The majority of doctors will tell you that there is nothing you can do to reverse fatty liver and that health problems such as cirrhosis and liver failure may be in your future that they will address with the awful “solution” of liver transplant.
The truth is the opposite: fatty liver is easily and readily reversible in virtually everybody, provided you take action before irreversible changes take place and are given the right information and tools. In this video, I discuss the three basic phenomena that drive fat deposition, liver damage, and inflammation that lead to this condition:
- Carbohydrate consumption that drives de novo lipogenesis, the liver’s conversion of sugars to triglycerides
- Insulin resistance that puts de novo lipogenesis into overdrive
- Dysbiosis and SIBO that floods the portal circulation draining into the liver with inflammatory compounds (e.g., metabolic endotoxemia)
Reverse these conditions, as we do in my programs, and fatty liver easily, quickly, inexpensively becomes a thing of the past with normalization of AST, ALT, GGT blood tests and reversal of fat deposition by ultrasound, MRI, or CT scan.
let’s talk about this very common condition called fatty liver, in which fat has entered the liver and over time, can do damage to the liver tissue. It’s become incredibly common. About a third of all Americans, about a third of all Americans, now have fatty liver. If you’re overweight, there’s about a 65% likelihood that you have fatty liver, and if you’re obese, there’s about a 90% chance — almost guaranteed — that you have fatty liver.
Why is it important to know if you have fatty liver? Well, that fat infiltration of your liver can lead over time to fibrosis — fibrous tissue deposition, and inflammation, and then cirrhosis. That is a terrible and irreversible situation that leads to a condition called portal hypertension, where your abdomen swells and fills with fluid. You eventually have liver failure. The “treatment” is liver transplant.
Screen text: Blood tests: AST, ALT, GGT
Now sadly, the doctor says something like “there’s nothing we can do”. So maybe he saw your AST and ALT or GGT blood tests were elevated, and then he told you that it was not viral hepatitis (ruled out by blood tests). Maybe he did an ultrasound, or an MRI, or a CAT scan of your abdomen, and said “Nope, there’s fibrous tissue or fat excess fat in your liver. You have fatty liver.”
Why is it important to reverse fatty liver? Because if you don’t reverse it, your risk for all those diseases skyrockets: coronary disease, liver cancer, other forms of cancer, and even dementia. The truth of it is: it is incredibly easy to reverse, and you can do it within weeks. But to get there, let’s first talk about why people develop fatty liver. What are the mechanisms that leads to this damage, accumulation of fat and damage to the liver?
Screen text: de novo lipogenesis
The first is a relatively recently discovered process called de novo lipogenesis (a mouthful, I know). All that means is your liver is very effective at converting any kind of sugar or carbohydrate into triglycerides, or fats. Triglycerides are fats — all fats are triglycerides. Let’s say I drink a sugary soft drink, or I eat whole grain bread (it’s made of amylopectin A — the carbohydrate grains is amylopectin A), which is extremely rapidly converted to glucose (sugar).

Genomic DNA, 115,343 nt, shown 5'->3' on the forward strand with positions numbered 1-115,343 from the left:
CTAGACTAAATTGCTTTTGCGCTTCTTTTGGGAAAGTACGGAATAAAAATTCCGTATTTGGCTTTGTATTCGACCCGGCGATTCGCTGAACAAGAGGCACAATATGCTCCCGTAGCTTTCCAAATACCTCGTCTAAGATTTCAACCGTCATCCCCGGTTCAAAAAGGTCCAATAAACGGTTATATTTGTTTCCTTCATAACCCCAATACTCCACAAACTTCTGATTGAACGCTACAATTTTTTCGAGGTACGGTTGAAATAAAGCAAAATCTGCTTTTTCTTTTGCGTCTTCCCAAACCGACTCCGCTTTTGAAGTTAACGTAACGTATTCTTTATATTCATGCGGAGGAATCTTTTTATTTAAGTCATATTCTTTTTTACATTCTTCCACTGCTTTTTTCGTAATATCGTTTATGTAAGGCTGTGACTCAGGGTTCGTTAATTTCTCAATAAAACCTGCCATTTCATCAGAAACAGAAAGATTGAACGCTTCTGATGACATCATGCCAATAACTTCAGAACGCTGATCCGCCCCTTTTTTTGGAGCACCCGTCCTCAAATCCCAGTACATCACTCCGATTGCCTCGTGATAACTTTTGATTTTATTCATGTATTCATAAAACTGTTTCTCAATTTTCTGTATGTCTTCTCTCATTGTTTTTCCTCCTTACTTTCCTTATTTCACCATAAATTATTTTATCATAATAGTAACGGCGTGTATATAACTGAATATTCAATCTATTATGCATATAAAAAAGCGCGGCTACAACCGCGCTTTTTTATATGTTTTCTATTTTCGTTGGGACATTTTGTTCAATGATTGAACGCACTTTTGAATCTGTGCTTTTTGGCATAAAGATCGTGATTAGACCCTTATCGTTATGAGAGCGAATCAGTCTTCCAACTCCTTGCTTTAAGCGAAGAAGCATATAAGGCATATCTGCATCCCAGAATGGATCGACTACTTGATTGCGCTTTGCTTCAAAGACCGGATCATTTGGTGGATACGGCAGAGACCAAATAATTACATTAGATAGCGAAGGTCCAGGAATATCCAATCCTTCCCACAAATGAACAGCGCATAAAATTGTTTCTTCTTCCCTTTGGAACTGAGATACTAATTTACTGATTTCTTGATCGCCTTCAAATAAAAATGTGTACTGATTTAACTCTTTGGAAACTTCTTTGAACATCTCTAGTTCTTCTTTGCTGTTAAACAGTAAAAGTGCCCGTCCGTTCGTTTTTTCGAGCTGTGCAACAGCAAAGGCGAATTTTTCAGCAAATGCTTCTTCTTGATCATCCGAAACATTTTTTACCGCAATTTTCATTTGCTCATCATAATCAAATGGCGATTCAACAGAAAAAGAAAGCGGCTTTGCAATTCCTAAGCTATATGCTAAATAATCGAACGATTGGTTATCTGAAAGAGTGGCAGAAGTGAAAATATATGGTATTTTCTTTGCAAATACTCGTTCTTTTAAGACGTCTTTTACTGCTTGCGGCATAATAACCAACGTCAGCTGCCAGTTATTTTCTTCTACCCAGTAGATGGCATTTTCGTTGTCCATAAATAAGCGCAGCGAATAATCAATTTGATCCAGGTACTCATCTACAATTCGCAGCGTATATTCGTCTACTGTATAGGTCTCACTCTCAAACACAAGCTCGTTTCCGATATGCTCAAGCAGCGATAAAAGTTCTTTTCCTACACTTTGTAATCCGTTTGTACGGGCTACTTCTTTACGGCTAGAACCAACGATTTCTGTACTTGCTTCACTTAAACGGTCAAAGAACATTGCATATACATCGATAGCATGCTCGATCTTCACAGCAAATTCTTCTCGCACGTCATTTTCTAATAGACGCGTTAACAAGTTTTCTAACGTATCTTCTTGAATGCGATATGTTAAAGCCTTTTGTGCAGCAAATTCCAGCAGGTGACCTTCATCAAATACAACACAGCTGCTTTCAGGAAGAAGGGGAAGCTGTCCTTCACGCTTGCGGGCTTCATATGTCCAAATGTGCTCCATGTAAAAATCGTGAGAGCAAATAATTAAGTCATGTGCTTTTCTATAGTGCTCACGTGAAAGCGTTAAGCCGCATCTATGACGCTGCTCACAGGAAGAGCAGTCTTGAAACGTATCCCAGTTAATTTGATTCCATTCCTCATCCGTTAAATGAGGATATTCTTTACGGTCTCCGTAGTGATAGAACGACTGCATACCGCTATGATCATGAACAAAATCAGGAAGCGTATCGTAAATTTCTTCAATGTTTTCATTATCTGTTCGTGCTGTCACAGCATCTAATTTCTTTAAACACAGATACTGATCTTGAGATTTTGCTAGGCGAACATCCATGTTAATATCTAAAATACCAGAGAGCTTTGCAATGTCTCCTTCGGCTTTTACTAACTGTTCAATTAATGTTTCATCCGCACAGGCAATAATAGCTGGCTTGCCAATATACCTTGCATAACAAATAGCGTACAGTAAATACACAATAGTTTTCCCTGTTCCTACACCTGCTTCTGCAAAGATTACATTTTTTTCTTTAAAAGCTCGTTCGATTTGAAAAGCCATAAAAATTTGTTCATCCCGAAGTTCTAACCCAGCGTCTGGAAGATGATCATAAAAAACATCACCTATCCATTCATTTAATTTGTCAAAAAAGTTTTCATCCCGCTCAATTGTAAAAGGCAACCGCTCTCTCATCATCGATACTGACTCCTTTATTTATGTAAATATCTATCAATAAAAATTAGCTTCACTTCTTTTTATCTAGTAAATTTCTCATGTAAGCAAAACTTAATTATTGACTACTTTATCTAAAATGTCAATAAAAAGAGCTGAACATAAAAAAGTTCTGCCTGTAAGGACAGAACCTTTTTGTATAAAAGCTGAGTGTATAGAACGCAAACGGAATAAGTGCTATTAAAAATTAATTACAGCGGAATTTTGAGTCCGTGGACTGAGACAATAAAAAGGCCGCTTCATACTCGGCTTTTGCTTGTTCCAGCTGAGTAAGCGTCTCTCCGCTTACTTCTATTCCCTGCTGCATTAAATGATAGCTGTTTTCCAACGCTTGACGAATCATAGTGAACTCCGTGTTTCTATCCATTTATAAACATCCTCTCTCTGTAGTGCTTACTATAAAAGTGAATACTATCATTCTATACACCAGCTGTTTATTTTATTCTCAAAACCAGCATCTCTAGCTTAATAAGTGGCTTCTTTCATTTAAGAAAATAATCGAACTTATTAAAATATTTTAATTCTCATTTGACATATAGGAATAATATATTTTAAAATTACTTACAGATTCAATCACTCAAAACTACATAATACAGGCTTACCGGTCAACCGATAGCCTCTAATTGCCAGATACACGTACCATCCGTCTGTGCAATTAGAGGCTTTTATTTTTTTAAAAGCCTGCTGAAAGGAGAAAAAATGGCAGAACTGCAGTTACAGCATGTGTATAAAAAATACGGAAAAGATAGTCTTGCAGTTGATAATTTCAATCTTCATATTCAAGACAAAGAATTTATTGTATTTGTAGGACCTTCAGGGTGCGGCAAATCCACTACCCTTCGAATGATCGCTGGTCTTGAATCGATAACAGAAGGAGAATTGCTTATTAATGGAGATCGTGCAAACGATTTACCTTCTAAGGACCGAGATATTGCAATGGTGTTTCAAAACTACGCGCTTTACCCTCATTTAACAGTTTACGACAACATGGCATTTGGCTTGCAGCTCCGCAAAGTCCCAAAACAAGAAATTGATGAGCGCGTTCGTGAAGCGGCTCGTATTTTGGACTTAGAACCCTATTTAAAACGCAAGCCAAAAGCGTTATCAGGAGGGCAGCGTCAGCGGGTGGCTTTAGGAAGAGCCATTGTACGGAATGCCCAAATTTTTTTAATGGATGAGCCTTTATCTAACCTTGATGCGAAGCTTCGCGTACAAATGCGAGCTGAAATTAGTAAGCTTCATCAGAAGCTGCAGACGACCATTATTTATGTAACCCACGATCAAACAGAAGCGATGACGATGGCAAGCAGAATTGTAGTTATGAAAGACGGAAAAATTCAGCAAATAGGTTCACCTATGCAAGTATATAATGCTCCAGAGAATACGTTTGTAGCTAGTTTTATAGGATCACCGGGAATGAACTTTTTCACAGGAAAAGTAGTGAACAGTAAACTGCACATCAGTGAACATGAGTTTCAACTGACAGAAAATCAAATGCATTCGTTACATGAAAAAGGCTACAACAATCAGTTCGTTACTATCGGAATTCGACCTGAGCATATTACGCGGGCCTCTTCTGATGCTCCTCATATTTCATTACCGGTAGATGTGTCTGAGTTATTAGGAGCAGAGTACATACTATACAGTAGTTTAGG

Any carbohydrate or sugar I feed my liver is converted into triglycerides — fructose especially — fructose is an extremely potent trigger of de novo lipogenesis. Fructose as in sucrose, as in high fructose corn syrup or agave nectar (an especially terrible form of fructose). Any sugar: fructose, sucrose, glucose, grains, go to the liver, where it’s converted to triglycerides.
Some of those triglycerides exit the liver, and that’s why you have high blood triglycerides when you have fatty liver (in addition to the elevation of those liver markers AST, ALT, GGT). I would define, by the way, “high triglycerides” as any level above 60 milligrams per deciliter. That means almost everybody has some degree of high triglyceride / fatty liver.
Some of the triglycerides don’t get released in the bloodstream, but stay in the liver, where they incur damage. The process of de novo lipogenesis the liver’s conversion of sugar and carbohydrates to triglycerides, is the fundamental process driving fatty liver: fat accumulation in the liver.
Screen text: Insulin resistance
Insulin resistance — another fundamental process, that’s typically present in virtually everybody who has fatty liver. It means the body, including the liver, is not responding to insulin. One of the responses to that is the pancreas (the pancreatic beta-cells) produce a lot more insulin, to force sugar into the liver, into muscle, into the brain and other organs, but that high insulin level also amps up de novo lipogenesis. People who have insulin resistance, whether it’s just a highish blood sugar (a little above normal), or pre-diabetes, or type-2 diabetes — their livers are revved up to produce more triglycerides, many of which accumulate and damage the liver.
Screen text: Dysbiosis and SIBO
Thirdly, people who have fatty liver all have dysbiosis (disrupted bowel flora), and most of them have SIBO (small intestinal bacterial overgrowth). When you have SIBO, unhealthy bacterial species have proliferated, and then ascended up from the colon (where they’re supposed to stay), into the ileum, jejunum, duodenum, stomach. In other words you have a 30 foot long infection.
The entire gastrointestinal system drains into something called the portal circulation. That’s the blood circulation that drains into the liver. The liver is the direct recipient of a tenfold increased level of metabolic and inflammatory markers. The liver is battered by inflammatory markers, and it causes liver inflammation. This amps up the whole process of damage from accumulating triglycerides. Unhealthy changes in bowel flora, especially SIBO, are the third process that drives fatty liver.